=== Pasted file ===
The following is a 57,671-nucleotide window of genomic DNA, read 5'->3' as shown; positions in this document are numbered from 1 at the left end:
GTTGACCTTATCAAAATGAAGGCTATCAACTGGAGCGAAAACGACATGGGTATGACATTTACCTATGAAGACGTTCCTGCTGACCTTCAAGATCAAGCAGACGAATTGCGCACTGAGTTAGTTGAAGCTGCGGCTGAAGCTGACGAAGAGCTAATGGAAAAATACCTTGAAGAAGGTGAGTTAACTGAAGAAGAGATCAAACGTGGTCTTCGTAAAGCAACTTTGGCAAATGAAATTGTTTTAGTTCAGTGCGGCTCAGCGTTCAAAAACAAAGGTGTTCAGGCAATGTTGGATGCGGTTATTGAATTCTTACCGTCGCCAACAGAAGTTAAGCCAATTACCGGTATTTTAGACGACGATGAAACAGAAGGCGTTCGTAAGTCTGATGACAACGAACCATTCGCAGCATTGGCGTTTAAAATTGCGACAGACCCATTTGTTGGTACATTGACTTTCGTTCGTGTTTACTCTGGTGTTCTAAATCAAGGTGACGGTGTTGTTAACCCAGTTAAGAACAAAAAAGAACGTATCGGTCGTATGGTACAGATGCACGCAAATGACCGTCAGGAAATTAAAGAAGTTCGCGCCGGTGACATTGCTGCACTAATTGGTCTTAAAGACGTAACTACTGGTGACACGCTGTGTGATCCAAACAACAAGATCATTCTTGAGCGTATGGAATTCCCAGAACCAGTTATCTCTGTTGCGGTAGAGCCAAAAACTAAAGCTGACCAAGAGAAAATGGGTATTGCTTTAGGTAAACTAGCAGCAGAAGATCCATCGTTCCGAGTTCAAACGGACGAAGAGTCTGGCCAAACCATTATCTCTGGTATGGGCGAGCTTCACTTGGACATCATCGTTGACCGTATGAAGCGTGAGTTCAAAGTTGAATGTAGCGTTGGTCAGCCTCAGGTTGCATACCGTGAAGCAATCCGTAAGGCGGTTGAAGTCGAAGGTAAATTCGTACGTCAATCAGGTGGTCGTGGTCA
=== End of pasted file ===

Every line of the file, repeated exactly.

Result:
The following is a 57,671-nucleotide window of genomic DNA, read 5'->3' as shown; positions in this document are numbered from 1 at the left end:
GTTGACCTTATCAAAATGAAGGCTATCAACTGGAGCGAAAACGACATGGGTATGACATTTACCTATGAAGACGTTCCTGCTGACCTTCAAGATCAAGCAGACGAATTGCGCACTGAGTTAGTTGAAGCTGCGGCTGAAGCTGACGAAGAGCTAATGGAAAAATACCTTGAAGAAGGTGAGTTAACTGAAGAAGAGATCAAACGTGGTCTTCGTAAAGCAACTTTGGCAAATGAAATTGTTTTAGTTCAGTGCGGCTCAGCGTTCAAAAACAAAGGTGTTCAGGCAATGTTGGATGCGGTTATTGAATTCTTACCGTCGCCAACAGAAGTTAAGCCAATTACCGGTATTTTAGACGACGATGAAACAGAAGGCGTTCGTAAGTCTGATGACAACGAACCATTCGCAGCATTGGCGTTTAAAATTGCGACAGACCCATTTGTTGGTACATTGACTTTCGTTCGTGTTTACTCTGGTGTTCTAAATCAAGGTGACGGTGTTGTTAACCCAGTTAAGAACAAAAAAGAACGTATCGGTCGTATGGTACAGATGCACGCAAATGACCGTCAGGAAATTAAAGAAGTTCGCGCCGGTGACATTGCTGCACTAATTGGTCTTAAAGACGTAACTACTGGTGACACGCTGTGTGATCCAAACAACAAGATCATTCTTGAGCGTATGGAATTCCCAGAACCAGTTATCTCTGTTGCGGTAGAGCCAAAAACTAAAGCTGACCAAGAGAAAATGGGTATTGCTTTAGGTAAACTAGCAGCAGAAGATCCATCGTTCCGAGTTCAAACGGACGAAGAGTCTGGCCAAACCATTATCTCTGGTATGGGCGAGCTTCACTTGGACATCATCGTTGACCGTATGAAGCGTGAGTTCAAAGTTGAATGTAGCGTTGGTCAGCCTCAGGTTGCATACCGTGAAGCAATCCGTAAGGCGGTTGAAGTCGAAGGTAAATTCGTACGTCAATCAGGTGGTCGTGGTCA